It’s been an eventful week, from April 25 to May 1, in the crypto-verse and it might be a hassle to keep up with the unfolding events. Be[In]Crypto has curated the leading stories of the past week including Kraken’s new operating license, BAYC’s Instagram hack, Aave’s founder’s ban on Twitter, and New York’s two-year crypto mining moratorium.
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Cryptocurrencies gaining acceptance around the world
Several regions are opening their doors to cryptocurrencies through the issuing of operational licenses and friendly legislation. This past week, Kraken became the latest exchange to be granted the license to operate in Abu Dhabi after FTX and Binance.
Given the positive legislative climate in Abu Dhabi, Three Arrows Capital, a leading cryptocurrency hedge fund has moved its headquarters from Singapore to Dubai. “The energy in Dubai’s digital asset industry is electric right now,” said Su Zhu, co-founder of the hedge fund as more projects set their sights on the region.
This week, the Cuban central bank attempted to give a structure to digital assets in the country. The apex bank announced via an official gazette that it will begin issuing licenses to virtual asset providers after scrutiny of the legality and economic interest of the project.
In South America, Argentina sent ripples of excitement through the ecosystem after revealing that Buenos Aires would be using blockchain technology to streamline its operations. Horacio Rodriguez Larreta, head of the Buenos Aires government stated that the city would soon begin accepting tax payments in cryptocurrencies.
As NFT adoption rises, criminals are running riot
Criminal activity on the blockchain reached frenetic levels this week with non-fungible tokens (NFTs) being the center of attention. Bored Ape Yacht Club’s (BAYC) Instagram page was hacked leading to the loss of over $2.5 million worth of collectibles stolen.
The attacker resorted to posting phishing links that were a clone of the BAYC website and a link to a fake airdrop that led to the transfer of assets to the scammers’ address. Users were warned not to mint anything while investigations are already in full gear to figure out how the hacker bypassed the two-factor authentication on the platform.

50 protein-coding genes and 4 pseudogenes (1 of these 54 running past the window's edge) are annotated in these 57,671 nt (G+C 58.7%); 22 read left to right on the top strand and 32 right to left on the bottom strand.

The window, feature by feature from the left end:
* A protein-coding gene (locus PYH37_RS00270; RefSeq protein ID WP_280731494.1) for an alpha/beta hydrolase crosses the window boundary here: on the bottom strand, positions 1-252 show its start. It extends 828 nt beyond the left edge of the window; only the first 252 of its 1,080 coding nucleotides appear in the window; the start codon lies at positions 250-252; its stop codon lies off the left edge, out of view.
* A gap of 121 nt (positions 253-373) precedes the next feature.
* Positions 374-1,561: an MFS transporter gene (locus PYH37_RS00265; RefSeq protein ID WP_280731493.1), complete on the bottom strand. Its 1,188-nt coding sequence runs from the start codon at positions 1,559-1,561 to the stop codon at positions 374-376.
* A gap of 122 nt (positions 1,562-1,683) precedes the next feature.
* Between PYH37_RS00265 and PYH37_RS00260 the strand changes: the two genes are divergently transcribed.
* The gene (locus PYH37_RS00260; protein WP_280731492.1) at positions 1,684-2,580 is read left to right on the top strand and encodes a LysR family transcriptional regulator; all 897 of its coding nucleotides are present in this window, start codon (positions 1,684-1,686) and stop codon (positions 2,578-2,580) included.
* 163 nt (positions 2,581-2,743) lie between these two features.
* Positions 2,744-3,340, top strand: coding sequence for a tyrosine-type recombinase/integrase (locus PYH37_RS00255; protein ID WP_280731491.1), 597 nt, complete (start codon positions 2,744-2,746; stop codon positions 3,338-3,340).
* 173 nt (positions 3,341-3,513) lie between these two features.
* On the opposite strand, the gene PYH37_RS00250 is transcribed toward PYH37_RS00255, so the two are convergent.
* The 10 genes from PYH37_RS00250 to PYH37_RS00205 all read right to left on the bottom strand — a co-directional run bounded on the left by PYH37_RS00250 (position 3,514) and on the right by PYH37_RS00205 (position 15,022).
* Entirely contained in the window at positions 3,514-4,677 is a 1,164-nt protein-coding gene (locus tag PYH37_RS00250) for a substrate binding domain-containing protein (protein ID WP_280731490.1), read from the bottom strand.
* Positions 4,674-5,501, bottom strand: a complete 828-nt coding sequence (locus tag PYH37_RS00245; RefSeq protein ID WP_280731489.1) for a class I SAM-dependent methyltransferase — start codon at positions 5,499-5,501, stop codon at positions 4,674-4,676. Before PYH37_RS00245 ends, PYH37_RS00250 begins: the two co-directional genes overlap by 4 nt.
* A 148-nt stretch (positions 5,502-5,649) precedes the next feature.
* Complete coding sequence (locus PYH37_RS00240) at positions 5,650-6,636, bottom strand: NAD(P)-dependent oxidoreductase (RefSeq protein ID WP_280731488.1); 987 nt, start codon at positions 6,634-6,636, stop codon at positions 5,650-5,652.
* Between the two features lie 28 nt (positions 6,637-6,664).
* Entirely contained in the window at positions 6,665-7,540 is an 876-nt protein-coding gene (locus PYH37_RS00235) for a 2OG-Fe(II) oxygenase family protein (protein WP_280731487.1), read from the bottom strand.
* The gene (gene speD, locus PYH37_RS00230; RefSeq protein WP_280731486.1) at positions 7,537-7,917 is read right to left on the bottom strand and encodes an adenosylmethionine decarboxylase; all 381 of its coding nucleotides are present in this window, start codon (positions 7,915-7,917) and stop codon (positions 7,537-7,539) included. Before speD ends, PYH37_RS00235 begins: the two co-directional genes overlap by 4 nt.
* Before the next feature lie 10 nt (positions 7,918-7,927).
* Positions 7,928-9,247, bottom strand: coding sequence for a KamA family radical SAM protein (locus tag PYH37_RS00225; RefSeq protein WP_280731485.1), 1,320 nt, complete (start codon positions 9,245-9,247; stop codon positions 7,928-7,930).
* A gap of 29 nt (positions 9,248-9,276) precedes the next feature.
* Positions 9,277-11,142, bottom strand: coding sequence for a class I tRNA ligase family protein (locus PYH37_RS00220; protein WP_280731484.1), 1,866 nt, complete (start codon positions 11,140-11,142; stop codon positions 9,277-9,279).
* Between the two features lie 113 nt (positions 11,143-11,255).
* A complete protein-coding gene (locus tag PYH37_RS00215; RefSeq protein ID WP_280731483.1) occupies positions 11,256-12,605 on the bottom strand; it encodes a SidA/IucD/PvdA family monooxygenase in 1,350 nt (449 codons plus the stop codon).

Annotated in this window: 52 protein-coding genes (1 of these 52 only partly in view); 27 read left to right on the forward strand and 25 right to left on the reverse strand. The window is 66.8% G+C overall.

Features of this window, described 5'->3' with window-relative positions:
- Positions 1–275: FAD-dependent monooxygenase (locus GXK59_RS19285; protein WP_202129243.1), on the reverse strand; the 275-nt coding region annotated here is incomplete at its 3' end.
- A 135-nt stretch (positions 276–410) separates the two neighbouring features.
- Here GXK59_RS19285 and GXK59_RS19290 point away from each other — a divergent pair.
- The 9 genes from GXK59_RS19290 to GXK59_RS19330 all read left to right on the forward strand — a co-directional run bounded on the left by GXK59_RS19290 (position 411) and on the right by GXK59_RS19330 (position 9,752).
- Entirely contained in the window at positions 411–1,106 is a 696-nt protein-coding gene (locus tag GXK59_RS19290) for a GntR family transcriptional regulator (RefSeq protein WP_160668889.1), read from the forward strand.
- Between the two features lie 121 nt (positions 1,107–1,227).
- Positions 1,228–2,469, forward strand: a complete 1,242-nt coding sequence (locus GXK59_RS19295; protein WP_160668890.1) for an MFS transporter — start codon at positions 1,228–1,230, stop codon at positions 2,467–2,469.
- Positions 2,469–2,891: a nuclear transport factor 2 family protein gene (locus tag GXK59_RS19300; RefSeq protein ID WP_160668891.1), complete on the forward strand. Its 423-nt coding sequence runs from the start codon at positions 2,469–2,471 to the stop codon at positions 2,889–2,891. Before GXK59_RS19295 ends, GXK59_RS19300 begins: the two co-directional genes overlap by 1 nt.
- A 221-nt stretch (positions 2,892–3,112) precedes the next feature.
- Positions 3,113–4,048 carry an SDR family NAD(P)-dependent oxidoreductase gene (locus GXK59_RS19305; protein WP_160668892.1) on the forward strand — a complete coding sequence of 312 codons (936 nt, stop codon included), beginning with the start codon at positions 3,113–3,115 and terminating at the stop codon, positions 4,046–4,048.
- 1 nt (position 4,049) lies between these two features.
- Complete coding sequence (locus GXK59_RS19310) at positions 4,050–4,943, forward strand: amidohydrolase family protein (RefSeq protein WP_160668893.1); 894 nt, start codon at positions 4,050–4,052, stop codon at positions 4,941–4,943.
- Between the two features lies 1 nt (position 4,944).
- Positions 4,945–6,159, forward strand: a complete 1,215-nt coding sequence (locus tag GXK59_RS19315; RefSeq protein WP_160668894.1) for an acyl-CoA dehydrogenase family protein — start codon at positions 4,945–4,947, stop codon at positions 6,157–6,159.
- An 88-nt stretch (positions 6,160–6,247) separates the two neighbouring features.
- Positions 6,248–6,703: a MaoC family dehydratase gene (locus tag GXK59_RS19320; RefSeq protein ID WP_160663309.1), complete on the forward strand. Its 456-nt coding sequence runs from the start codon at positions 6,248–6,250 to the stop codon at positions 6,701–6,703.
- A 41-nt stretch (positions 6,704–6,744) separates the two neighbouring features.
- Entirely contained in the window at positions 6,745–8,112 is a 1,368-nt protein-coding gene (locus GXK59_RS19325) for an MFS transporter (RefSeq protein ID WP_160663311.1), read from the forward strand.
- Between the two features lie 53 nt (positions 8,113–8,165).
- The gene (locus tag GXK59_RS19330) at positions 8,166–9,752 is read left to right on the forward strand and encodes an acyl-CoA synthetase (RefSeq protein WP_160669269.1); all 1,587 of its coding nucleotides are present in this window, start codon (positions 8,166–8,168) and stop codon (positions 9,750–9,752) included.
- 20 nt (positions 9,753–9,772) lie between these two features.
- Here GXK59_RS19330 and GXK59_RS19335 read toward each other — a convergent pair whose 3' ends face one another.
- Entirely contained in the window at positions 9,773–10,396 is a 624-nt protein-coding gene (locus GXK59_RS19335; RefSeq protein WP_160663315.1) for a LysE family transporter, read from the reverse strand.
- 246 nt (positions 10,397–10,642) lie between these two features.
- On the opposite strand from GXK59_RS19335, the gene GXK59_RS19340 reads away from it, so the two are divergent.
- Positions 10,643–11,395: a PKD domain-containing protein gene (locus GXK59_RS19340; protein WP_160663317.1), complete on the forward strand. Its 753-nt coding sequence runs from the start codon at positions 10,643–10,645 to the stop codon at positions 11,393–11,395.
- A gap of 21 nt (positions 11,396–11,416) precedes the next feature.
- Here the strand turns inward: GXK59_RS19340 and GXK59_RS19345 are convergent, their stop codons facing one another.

The University of the Philippines suffered a similar fate after its Twitter account got hacked by an NFT scammer. Since the hack, the account has been posting fake links to NFT airdrops to steal the collectibles of unsuspecting investors.
Fabio Panetta, a director of the European Central Bank (ECB) told attendees of a conference at Columbia University that only a concerted global effort can reduce the activities of cryptocurrency hackers. He referred to crypto as the “Wild West of Finance” and global cooperation would ensure that all transactions are in line with anti-money laundering regulations and anti-terrorism legislation.
Elon Musk’s Twitter tales
After weeks of uncertainty, Twitter Inc. has accepted Elon Musk’s offer to take the company private. The deal is worth $44 billion and stockholders will be paid $54.20 per share under the terms of the agreement.
Musk’s sale seems to have garnered support from Jack Dorsey, Twitter’s founder as he stated that “Elon is the singular solution” that he trusts. However, current CEO, Parag Agrawal has expressed uncertainty over the future of the platform saying, he “doesn’t know which direction the platform will go.”
The post-Musk era of Twitter appears to have gotten its first crypto victim within days of the takeover. Stand Kulechov, the founder of Aave saw his account suspended on Twitter over a joke he shared with his followers. He announced as a joke that he was joining Twitter as the interim CEO with pundits referring to Kulechov’s statement as “shameless plugging” for his own social media site.
US crypto regulators leaving no stone unturned
United State regulators and law enforcement agencies are upping the ante in their quest to rein in the cryptocurrency industry. This week the Department of Justice (DOJ) announced that it was pursuing legal action against two Europeans for their role in organizing a cryptocurrency conference in sanctioned North Korea.
This week, the US Consumer Financial Protection Bureau (CFPB) has kickstarted the process to increase its control over cryptocurrency firms. The move by the CFPB is coming under the rule against “nonbank companies posing risks to consumers” and would empower the regulator to go after firms deemed risky to consumers.
Top cryptocurrency firms are hesitant to launch interest-bearing offerings to investors given the unclear stance of regulators. A Reuters report stated that firms are in queue to introduce new products but are approaching tentatively because of the Securities and Exchange Commission’s (SEC) treatment of BlockFi and Coinbase in the past over lending products.
New York’s State Assembly has passed new legislation that placed a ban on mining cryptocurrencies with fossil fuels for two years over environmental concerns. Amid the gloom, New York’s pro-crypto Mayor Eric Adams has called on the state to do away with the requirements of a BitLicense for cryptocurrency firms. Adams cited the huge application fees paid by the firm and the stringent requirements that have the downside of stifling innovation.
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